When I look back at my last post, I see it was in early September, and that indicates why I haven't written since. We resumed homeschooling again around that time, and started the last stretch of my daughter's pregnancy (resulting in the birth of a darling second granddaughter, and the normal activities that follow such an event), and things stepped up at the church as I became officially the musical director and thus entrusted with several new responsibilities.
We also had several of our regularly scheduled medical appointments with AMR, all of them each a 100 mile round trip and one a 400 mile round trip. And the boys went back off to college. And needed my help for various college-related things.
We also thoroughly emptied out our garage which had been waiting years for such a project. And got 3 cords of firewood which we are in the process of stacking on our porch.
Listing this helps me take a deep breath and realize that it's not so strange I am behind on everything, including blogging.
I hope to get back on some sort of blogging frequency, but the fact is I can't count on it, and so I'll have to be somewhat content with writing WHENEVER, and having one of those little unsystematic blogs. And there are worse things, for sure. The blogs on my feed are almost all sort of unsystematic that way. The fact is that writing is on my simmer burner. I give it a stir every now and then, but that's all.
I have a lot I could write about at the moment. I think I'll just link to a post by my husband, though. September 30/October 1 is Aidan's transplant anniversary. He went in that night and came out the next morning, the next month. My husband writes about it every year, often just a Facebook mention. This one is more complete. Interesting how his memories are different from mine. Not contradictory -- just different. I don't even remember saying "I think Aidan is dying." But I do remember how Aidan convulsed, how the nurse slapped the code blue button and how all the doctors and nurses came at a run as they do when there is a code, how I backed away with my hands on my face, just as they do in movies. We had been through a multitude of very difficult things over the four months since his birth, and I had kept it together -- stayed in control, mind over matter, even through the turmoil of hope, despair, grief, shock. But at that moment, I lost it. I didn't scream or anything, but I could hardly walk to tell my husband (who was in charge of the other 5 kids ages 3 to 13) what I guess I did tell him.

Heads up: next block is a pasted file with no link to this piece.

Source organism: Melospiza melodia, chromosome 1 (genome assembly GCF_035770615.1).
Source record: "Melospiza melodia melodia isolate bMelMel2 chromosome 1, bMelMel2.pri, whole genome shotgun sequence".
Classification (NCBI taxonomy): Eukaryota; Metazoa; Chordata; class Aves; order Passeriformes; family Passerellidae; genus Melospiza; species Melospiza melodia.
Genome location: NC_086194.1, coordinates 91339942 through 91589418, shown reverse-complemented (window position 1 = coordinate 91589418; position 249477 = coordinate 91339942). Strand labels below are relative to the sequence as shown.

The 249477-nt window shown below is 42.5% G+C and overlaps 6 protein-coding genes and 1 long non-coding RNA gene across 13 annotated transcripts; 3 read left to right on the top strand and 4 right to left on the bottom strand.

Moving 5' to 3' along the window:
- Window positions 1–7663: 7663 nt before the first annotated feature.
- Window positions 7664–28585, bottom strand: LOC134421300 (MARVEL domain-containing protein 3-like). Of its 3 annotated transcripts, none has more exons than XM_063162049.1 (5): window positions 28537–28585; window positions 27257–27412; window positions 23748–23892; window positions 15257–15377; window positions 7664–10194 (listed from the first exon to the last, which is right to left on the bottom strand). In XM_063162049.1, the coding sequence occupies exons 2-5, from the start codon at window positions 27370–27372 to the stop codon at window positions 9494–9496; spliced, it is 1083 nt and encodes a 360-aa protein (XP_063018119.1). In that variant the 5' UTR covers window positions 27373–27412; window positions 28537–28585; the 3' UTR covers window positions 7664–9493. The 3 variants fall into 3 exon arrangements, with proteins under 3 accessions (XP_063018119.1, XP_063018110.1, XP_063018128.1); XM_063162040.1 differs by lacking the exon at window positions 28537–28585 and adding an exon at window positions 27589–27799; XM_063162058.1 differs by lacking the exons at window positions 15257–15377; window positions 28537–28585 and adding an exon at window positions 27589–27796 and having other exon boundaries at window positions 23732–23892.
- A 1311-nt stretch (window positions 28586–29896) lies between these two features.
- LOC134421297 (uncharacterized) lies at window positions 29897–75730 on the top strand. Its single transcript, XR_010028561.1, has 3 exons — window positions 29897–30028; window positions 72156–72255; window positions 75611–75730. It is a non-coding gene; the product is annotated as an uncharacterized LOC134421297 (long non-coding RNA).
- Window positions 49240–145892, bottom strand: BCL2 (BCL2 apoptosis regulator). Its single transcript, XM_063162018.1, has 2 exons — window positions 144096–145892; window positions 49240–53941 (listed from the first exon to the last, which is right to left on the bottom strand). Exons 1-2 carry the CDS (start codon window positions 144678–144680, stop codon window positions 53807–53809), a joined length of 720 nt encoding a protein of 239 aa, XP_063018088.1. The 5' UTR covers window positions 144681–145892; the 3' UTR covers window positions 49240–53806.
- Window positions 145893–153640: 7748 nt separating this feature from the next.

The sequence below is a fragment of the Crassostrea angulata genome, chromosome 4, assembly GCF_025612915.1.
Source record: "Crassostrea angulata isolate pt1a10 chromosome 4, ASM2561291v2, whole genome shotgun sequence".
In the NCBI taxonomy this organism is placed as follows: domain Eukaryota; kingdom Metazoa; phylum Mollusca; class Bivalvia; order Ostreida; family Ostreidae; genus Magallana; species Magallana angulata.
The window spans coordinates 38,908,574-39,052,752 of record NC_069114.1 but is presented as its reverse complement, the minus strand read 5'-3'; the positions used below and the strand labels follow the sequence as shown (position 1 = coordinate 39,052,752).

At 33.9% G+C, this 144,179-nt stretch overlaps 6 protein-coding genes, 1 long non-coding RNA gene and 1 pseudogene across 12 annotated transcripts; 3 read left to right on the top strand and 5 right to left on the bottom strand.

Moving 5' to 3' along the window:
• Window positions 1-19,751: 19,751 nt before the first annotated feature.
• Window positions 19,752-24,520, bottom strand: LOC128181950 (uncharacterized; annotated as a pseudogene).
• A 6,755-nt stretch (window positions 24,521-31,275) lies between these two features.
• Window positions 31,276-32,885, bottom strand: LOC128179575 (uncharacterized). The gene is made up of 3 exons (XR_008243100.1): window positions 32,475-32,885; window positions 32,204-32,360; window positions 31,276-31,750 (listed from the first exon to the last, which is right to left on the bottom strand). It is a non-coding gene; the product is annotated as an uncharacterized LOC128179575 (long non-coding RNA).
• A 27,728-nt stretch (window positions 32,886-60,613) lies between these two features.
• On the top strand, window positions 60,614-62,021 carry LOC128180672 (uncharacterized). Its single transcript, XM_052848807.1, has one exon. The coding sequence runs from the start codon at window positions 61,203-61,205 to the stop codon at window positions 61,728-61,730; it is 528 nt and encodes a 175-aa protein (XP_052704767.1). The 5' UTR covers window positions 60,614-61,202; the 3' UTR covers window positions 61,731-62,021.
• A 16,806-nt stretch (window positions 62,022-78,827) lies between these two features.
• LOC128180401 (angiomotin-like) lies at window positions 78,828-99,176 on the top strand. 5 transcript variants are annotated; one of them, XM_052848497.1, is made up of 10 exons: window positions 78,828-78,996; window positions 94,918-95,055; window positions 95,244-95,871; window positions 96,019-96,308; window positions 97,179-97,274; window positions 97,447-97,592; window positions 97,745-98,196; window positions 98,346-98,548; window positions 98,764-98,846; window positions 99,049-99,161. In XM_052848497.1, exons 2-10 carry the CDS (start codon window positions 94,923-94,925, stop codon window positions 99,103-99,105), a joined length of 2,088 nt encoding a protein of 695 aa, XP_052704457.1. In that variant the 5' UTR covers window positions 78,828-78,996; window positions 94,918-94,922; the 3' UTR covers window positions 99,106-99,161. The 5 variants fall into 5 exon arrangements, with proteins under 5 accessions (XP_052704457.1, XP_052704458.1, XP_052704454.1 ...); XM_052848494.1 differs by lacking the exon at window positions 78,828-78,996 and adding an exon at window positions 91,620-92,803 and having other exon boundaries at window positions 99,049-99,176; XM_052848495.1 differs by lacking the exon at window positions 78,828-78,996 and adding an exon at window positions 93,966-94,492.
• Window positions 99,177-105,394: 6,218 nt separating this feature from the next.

I wouldn't have left Aidan there with the code team of my own volition, but someone told me I had better leave, and in that circumstance my tiny vestige of sanity actually agreed. It seems to me when I think of it that someone should have gone with a mom in that state to make sure she was all right, and perhaps someone did. I don't remember, but if someone did, I must have convinced her I was OK enough to be on my own. I wasn't really, but I didn't want someone there trying to help me out. It would have only distracted me from pulling the exploded universe back around me again. Anyway, I made that walk to my husband and kids alone with two alternatives in my mind: one, they wouldn't be able to revive him; two, if they did revive him, they would never embark on a transplant with someone who was basically on the edge of death like that.
It turned out the choice was number three, the one that didn't occur to me. The liver was there, he had been transfused so his liver-failure related coagulopathy was temporarily minimized, and he wasn't going to get any better. There was no better time for a transplant, grim as the chances looked. So once they resuscitated him, they went ahead with it. And he made it, in spite of the odds. There was some good work done that night. If you want more of the story, read my husband's blog.